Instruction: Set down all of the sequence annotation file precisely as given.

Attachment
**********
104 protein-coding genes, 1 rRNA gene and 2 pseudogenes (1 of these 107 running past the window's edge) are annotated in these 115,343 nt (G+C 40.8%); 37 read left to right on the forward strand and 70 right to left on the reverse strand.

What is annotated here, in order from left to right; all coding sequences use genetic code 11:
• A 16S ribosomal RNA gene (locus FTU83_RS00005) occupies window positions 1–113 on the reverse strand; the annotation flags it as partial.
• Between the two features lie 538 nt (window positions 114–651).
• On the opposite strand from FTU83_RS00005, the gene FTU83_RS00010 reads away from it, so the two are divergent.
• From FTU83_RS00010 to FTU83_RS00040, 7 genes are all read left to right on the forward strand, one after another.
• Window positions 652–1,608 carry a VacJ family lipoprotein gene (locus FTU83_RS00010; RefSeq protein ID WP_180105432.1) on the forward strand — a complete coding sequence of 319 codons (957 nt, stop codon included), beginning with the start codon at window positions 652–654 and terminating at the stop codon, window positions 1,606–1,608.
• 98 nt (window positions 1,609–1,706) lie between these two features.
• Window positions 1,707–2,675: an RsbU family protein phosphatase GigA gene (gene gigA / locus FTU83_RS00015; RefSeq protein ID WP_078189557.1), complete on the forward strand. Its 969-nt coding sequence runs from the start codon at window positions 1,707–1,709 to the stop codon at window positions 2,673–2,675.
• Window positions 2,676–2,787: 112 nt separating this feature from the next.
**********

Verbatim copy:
104 protein-coding genes, 1 rRNA gene and 2 pseudogenes (1 of these 107 running past the window's edge) are annotated in these 115,343 nt (G+C 40.8%); 37 read left to right on the forward strand and 70 right to left on the reverse strand.

What is annotated here, in order from left to right; all coding sequences use genetic code 11:
• A 16S ribosomal RNA gene (locus FTU83_RS00005) occupies window positions 1–113 on the reverse strand; the annotation flags it as partial.
• Between the two features lie 538 nt (window positions 114–651).
• On the opposite strand from FTU83_RS00005, the gene FTU83_RS00010 reads away from it, so the two are divergent.
• From FTU83_RS00010 to FTU83_RS00040, 7 genes are all read left to right on the forward strand, one after another.
• Window positions 652–1,608 carry a VacJ family lipoprotein gene (locus FTU83_RS00010; RefSeq protein ID WP_180105432.1) on the forward strand — a complete coding sequence of 319 codons (957 nt, stop codon included), beginning with the start codon at window positions 652–654 and terminating at the stop codon, window positions 1,606–1,608.
• 98 nt (window positions 1,609–1,706) lie between these two features.
• Window positions 1,707–2,675: an RsbU family protein phosphatase GigA gene (gene gigA / locus FTU83_RS00015; RefSeq protein ID WP_078189557.1), complete on the forward strand. Its 969-nt coding sequence runs from the start codon at window positions 1,707–1,709 to the stop codon at window positions 2,673–2,675.
• Window positions 2,676–2,787: 112 nt separating this feature from the next.